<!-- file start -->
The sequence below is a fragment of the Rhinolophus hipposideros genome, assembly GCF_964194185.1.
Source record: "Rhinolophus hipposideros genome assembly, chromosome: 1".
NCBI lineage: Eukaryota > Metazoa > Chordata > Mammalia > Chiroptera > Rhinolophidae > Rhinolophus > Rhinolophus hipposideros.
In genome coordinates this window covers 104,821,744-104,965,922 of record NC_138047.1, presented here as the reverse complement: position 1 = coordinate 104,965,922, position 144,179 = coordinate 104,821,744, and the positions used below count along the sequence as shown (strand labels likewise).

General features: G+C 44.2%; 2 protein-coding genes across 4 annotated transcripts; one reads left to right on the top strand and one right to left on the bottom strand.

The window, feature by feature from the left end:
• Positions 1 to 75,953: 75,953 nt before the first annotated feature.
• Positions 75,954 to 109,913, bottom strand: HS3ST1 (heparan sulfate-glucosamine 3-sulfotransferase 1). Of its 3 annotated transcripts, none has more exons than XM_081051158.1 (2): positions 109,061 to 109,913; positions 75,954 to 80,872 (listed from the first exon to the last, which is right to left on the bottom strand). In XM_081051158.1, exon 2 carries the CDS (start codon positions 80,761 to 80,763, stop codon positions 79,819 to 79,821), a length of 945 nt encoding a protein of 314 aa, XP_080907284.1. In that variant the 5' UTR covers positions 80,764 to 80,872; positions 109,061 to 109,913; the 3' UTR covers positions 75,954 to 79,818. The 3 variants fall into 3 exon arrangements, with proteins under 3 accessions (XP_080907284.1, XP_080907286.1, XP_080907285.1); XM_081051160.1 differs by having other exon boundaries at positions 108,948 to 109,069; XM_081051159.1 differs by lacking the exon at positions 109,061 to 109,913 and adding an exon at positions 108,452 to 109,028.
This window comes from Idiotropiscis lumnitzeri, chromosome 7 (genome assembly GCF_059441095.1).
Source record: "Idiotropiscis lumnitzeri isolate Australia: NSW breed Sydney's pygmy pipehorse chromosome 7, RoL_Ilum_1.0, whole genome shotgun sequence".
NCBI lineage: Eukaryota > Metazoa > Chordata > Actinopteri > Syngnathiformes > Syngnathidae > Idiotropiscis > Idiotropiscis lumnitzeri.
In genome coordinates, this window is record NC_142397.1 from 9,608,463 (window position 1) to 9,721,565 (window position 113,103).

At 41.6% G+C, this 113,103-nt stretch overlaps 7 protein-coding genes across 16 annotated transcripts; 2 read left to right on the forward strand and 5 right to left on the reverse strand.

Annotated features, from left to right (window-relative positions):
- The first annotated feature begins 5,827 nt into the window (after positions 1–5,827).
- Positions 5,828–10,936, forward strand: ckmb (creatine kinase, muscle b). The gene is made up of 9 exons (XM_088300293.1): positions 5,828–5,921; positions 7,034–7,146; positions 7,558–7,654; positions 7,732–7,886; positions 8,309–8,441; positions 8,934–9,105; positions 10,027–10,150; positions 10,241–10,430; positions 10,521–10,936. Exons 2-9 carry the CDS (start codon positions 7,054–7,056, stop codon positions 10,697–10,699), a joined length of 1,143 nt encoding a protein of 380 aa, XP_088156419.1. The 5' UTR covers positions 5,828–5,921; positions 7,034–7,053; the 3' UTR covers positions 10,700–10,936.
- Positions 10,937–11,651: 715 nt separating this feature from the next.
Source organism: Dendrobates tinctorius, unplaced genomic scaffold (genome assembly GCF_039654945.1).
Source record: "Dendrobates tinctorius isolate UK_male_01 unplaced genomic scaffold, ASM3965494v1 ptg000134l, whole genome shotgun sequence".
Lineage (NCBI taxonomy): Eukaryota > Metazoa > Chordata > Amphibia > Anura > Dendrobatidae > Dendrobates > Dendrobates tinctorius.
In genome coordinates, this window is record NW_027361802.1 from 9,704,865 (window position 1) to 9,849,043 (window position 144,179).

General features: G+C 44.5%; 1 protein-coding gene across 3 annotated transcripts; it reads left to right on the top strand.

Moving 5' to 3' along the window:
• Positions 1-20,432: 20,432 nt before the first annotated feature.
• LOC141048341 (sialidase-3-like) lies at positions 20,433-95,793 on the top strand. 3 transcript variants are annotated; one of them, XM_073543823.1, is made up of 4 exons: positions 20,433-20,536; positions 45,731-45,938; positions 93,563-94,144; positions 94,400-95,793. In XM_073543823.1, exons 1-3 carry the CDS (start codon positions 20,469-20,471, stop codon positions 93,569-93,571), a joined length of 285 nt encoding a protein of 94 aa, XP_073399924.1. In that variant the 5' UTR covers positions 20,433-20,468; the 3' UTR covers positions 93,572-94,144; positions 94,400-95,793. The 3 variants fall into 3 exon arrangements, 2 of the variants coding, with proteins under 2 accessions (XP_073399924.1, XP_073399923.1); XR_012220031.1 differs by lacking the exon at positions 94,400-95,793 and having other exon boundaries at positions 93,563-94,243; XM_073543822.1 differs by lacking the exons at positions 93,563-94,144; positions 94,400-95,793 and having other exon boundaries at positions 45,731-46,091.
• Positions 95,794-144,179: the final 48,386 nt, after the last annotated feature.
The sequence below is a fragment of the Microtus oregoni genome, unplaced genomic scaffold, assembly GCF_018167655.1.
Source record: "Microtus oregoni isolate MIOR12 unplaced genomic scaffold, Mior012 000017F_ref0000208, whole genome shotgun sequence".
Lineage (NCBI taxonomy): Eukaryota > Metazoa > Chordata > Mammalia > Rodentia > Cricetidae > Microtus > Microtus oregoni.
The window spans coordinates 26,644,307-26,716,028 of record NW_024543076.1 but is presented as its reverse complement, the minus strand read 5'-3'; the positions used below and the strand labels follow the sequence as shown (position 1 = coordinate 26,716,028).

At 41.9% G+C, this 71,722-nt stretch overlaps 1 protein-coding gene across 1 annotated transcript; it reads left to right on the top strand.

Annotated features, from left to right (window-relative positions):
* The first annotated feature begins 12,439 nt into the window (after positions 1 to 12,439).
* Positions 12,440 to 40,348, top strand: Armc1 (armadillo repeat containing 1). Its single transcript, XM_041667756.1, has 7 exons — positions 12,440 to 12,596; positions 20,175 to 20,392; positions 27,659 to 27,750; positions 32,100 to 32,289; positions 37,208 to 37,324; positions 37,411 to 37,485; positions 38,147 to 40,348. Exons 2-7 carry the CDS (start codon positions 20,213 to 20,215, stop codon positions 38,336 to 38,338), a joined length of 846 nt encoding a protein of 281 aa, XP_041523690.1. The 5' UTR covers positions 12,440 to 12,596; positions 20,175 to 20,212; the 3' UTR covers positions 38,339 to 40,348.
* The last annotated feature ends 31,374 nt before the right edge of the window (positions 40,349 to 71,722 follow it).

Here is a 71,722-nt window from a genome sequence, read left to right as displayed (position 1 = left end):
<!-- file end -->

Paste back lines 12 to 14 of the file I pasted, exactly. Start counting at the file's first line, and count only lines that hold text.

In genome coordinates, this window is record NC_142397.1 from 9,608,463 (window position 1) to 9,721,565 (window position 113,103).

At 41.6% G+C, this 113,103-nt stretch overlaps 7 protein-coding genes across 16 annotated transcripts; 2 read left to right on the forward strand and 5 right to left on the reverse strand.

Annotated features, from left to right (window-relative positions):